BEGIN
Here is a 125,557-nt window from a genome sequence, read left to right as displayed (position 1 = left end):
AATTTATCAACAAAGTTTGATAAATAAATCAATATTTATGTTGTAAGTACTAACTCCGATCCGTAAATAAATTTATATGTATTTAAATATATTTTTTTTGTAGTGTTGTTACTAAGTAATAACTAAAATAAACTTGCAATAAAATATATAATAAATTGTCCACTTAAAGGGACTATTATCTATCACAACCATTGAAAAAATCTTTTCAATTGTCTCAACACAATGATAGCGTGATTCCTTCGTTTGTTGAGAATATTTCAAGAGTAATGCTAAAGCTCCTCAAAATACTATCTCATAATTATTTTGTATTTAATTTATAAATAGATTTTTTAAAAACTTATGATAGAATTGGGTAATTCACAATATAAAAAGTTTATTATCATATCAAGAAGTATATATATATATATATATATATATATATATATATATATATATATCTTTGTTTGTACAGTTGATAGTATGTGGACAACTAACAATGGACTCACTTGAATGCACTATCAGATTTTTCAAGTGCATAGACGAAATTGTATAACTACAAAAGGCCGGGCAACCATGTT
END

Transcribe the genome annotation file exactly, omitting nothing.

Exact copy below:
Here is a 125,557-nt window from a genome sequence, read left to right as displayed (position 1 = left end):
AATTTATCAACAAAGTTTGATAAATAAATCAATATTTATGTTGTAAGTACTAACTCCGATCCGTAAATAAATTTATATGTATTTAAATATATTTTTTTTGTAGTGTTGTTACTAAGTAATAACTAAAATAAACTTGCAATAAAATATATAATAAATTGTCCACTTAAAGGGACTATTATCTATCACAACCATTGAAAAAATCTTTTCAATTGTCTCAACACAATGATAGCGTGATTCCTTCGTTTGTTGAGAATATTTCAAGAGTAATGCTAAAGCTCCTCAAAATACTATCTCATAATTATTTTGTATTTAATTTATAAATAGATTTTTTAAAAACTTATGATAGAATTGGGTAATTCACAATATAAAAAGTTTATTATCATATCAAGAAGTATATATATATATATATATATATATATATATATATATATATATATCTTTGTTTGTACAGTTGATAGTATGTGGACAACTAACAATGGACTCACTTGAATGCACTATCAGATTTTTCAAGTGCATAGACGAAATTGTATAACTACAAAAGGCCGGGCAACCATGTT